And yet, in One Hundred Years of Solitude, Márquez’s hero, the radical liberal freedom fighter, Colonel Aureliano Buendía, conceives a novel method to protect himself against memory loss. As soon as he begins having trouble remembering objects’ names, he decides to mark each one with labels. All he has to do is read the inscription in order to identify them. With an ink brush he marks everything with its name. Then he realizes that one day people might also forget not only the names of things, but where they came from, and what use they have. Thus he sticks signs on things, like on a cow, saying: “This is a cow. She must be milked every morning so that she will produce milk, and milk must be boiled in order to be mixed with coffee to make coffee and milk.” So it went, to prevent reality slipping away. But the system demanded so much vigilance and moral strength that many succumbed to the spell of an absurd reality.

As our reality seems to slip evermore into absurdity, Marx can help us put labels back on things, help us not forget the value of written letters. He can ensure we remember where things come from, who made them, and how they function in society. The Marxist label recalls that a thing is really a social relation, a social process that requires deeper and wider understanding. Things get enveloped in mist, and we need a thought procedure that can help us grope our way through the haze. Marx’s ideas can keep our brains and our bodies alert. They can put our individual lives not only in a relative, collective perspective, but also in some sort of historical continuum. Who we are hinges on who we once were and who we might become in the future. Past and future are internalized in the present, and the present is always open-ended and fluid, never fixed or forever given, written in stone. Nor even cast solid in bronze.

That’s the dead Marx. The living Marx can help us stay vigilant. He can ward off magic spells, repel the incantations of demagogic magicians. Marx’s thought can act as a revelatory power, alerting us to anything phony and false, to hollow promises and lurid conspiracies. For the Marx who is alive, as Cyril says, “It don’t matter, does it, about flowers.” “Well, you’re goin’ on about ’im,” says Shirley, and it’s true, I have been going on about him in this book. “I’m talking about his ideas,” Cyril says, helping me along. “I know,” says Shirley. I can hear Shirley in my head now, reading the inscription on the grave’s plinth: Philosophers have only interpreted the world in various ways; the point, however, is to change it. “There you are,” she says afterward. There you are indeed.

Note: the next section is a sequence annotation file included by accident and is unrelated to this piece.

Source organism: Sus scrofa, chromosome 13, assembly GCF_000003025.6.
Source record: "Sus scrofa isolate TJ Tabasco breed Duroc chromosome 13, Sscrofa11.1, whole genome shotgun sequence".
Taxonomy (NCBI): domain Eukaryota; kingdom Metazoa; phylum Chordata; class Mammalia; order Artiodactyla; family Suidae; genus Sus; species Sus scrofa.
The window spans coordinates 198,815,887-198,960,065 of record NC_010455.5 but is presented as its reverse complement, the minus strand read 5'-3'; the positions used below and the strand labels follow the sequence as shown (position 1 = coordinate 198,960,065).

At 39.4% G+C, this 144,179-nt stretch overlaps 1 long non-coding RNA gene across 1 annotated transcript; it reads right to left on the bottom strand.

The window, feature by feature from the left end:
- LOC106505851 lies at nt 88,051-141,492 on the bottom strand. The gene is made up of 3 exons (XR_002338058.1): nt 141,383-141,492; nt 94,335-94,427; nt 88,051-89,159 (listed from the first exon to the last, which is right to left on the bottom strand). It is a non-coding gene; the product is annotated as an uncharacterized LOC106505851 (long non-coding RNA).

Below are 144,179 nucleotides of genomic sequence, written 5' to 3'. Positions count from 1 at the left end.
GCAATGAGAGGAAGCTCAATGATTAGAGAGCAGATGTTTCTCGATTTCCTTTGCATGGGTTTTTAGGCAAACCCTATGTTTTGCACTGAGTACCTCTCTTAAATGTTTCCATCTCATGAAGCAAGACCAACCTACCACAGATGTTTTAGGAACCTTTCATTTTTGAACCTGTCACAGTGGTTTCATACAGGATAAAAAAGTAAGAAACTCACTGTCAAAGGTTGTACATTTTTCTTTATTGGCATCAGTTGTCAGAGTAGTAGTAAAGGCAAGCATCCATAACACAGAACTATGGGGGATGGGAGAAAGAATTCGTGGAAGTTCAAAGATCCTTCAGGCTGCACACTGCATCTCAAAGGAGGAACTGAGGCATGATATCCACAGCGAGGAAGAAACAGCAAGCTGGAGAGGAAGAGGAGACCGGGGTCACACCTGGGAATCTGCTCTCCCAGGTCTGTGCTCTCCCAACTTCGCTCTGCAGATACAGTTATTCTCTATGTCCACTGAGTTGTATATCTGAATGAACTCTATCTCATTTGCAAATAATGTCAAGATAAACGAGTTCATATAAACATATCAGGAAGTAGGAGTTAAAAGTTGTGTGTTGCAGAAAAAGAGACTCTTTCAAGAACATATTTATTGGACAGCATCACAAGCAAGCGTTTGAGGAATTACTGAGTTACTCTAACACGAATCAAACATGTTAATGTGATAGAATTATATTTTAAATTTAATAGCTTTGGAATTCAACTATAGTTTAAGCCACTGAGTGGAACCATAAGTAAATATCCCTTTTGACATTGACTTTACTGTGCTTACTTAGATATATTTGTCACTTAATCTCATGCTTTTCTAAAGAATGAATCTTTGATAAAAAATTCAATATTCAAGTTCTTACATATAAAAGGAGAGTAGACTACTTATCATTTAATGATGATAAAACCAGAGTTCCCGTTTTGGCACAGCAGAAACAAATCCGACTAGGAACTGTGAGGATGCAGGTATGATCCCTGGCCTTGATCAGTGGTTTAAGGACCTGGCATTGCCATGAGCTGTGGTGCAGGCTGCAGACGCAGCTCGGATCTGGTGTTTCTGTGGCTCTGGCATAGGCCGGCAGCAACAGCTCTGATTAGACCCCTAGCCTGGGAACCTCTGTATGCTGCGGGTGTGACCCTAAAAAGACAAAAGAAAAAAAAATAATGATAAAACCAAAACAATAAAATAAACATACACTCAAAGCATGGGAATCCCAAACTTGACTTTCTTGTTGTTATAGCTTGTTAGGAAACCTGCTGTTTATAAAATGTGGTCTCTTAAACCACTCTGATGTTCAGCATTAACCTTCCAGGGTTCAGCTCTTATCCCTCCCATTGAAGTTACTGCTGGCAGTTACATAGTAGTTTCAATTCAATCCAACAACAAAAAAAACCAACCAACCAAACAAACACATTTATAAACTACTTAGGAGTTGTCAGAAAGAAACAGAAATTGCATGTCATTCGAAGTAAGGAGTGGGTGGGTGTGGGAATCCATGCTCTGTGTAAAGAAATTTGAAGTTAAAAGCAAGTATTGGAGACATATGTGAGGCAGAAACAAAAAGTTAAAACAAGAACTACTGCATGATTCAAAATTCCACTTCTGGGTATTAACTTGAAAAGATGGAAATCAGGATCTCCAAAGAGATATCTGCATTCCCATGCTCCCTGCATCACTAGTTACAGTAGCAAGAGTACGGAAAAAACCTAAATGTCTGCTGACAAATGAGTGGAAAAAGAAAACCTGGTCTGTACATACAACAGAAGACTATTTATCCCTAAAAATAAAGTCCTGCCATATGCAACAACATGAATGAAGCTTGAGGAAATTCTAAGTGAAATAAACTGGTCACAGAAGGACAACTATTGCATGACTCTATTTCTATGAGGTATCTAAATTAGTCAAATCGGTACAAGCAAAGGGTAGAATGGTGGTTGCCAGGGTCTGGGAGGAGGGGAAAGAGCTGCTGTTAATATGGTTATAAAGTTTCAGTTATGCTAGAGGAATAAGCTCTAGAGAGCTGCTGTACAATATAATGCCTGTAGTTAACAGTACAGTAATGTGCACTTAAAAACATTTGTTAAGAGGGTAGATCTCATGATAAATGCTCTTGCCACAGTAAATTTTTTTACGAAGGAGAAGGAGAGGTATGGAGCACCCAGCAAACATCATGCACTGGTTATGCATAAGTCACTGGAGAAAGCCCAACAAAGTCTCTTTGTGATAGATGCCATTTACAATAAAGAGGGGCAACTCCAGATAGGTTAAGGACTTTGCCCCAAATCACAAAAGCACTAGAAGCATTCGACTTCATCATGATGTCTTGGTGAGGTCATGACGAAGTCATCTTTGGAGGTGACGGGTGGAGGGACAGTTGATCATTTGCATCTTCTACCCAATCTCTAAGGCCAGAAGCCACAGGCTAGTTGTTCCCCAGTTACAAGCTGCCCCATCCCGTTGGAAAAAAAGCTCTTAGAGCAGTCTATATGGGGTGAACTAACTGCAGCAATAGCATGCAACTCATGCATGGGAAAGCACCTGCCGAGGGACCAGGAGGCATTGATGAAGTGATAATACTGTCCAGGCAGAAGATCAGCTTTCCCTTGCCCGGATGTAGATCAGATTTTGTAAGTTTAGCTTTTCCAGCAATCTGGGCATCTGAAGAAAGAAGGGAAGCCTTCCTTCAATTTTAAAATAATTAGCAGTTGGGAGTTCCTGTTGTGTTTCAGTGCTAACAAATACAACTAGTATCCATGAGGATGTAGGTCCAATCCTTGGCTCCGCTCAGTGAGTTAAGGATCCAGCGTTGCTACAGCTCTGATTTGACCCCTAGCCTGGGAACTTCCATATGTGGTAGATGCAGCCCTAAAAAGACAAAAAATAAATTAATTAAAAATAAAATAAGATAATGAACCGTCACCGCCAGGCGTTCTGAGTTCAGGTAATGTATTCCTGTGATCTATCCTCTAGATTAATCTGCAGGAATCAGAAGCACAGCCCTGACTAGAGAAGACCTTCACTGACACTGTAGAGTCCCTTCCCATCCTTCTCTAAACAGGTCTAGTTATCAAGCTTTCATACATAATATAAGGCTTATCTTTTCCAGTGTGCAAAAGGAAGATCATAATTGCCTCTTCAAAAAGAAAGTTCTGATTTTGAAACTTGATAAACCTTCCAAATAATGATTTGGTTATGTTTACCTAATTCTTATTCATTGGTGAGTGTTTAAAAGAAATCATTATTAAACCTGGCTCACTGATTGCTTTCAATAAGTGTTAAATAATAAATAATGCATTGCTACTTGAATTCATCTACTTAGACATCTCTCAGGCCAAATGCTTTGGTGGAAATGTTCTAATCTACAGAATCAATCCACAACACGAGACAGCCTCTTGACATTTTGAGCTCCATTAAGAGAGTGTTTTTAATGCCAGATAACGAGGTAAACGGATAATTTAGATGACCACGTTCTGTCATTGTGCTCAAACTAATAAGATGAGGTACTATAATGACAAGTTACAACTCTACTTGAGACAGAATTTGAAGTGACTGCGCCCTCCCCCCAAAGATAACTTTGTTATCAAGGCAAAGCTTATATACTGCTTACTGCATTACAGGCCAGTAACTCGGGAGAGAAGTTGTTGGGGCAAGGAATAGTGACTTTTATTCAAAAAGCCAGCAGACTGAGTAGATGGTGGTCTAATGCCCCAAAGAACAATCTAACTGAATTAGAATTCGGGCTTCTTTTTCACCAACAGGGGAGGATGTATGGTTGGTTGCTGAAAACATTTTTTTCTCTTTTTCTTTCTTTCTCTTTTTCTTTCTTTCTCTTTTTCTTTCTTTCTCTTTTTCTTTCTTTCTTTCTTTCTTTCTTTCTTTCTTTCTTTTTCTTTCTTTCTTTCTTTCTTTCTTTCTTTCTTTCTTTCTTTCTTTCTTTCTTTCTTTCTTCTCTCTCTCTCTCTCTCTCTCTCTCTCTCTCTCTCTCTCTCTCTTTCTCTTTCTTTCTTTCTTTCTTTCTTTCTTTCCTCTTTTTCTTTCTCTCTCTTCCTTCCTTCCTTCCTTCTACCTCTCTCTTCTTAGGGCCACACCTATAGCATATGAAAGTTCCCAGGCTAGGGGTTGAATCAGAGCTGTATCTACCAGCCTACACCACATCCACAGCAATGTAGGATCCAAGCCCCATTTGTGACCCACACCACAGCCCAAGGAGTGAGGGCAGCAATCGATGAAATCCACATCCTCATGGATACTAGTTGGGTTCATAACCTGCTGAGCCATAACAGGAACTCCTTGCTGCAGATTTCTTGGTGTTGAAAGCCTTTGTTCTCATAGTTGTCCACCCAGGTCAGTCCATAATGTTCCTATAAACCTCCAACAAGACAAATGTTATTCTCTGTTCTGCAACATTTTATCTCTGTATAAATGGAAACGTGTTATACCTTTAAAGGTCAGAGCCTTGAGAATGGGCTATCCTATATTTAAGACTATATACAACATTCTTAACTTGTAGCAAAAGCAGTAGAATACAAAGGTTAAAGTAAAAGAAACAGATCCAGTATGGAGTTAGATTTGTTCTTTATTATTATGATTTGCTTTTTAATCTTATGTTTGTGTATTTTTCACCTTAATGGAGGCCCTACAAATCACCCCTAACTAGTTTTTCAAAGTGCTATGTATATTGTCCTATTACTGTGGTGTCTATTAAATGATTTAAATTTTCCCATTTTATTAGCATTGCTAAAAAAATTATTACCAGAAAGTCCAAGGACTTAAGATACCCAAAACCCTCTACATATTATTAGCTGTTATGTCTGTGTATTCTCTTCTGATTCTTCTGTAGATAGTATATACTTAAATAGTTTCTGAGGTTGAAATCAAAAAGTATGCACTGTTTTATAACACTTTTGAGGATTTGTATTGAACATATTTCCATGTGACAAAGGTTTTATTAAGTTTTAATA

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In Marx, Dead and Alive—a book that begins and ends beside Marx’s recently violated London gravesite—Merrifield makes a spirited case for a critical thinker who can still offer people a route toward personal and social authenticity. In an age spawning Donald Trump and Boris Johnson, our society has never before been governed by so many conjuring tricks, with collusions and conspiracies, fake news and endless sleights of the economic and political hand. And yet, bolstering his argument with fascinating examples of literature and history, from Shakespeare and Beckett, to the Luddites and the Black Panthers, Merrifield contends that as our modern lives become ever more mist-enveloped, the works of Marx can help us penetrate the fog.

Andy Merrifield is a writer and independent scholar. His books include Metromarxism, Dialectical Urbanism, The New Urban Question, and Magical Marxism. He has also published three intellectual biographies, of Henri Lefebvre, Guy Debord, and John Berger, a popular existential travelogue, The Wisdom of Donkeys, a manifesto for liberated living, The Amateur, together with an homage to cities and love, inspired by Raymond Carver’s short stories, called What We Talk About When We Talk About Cities (and Love).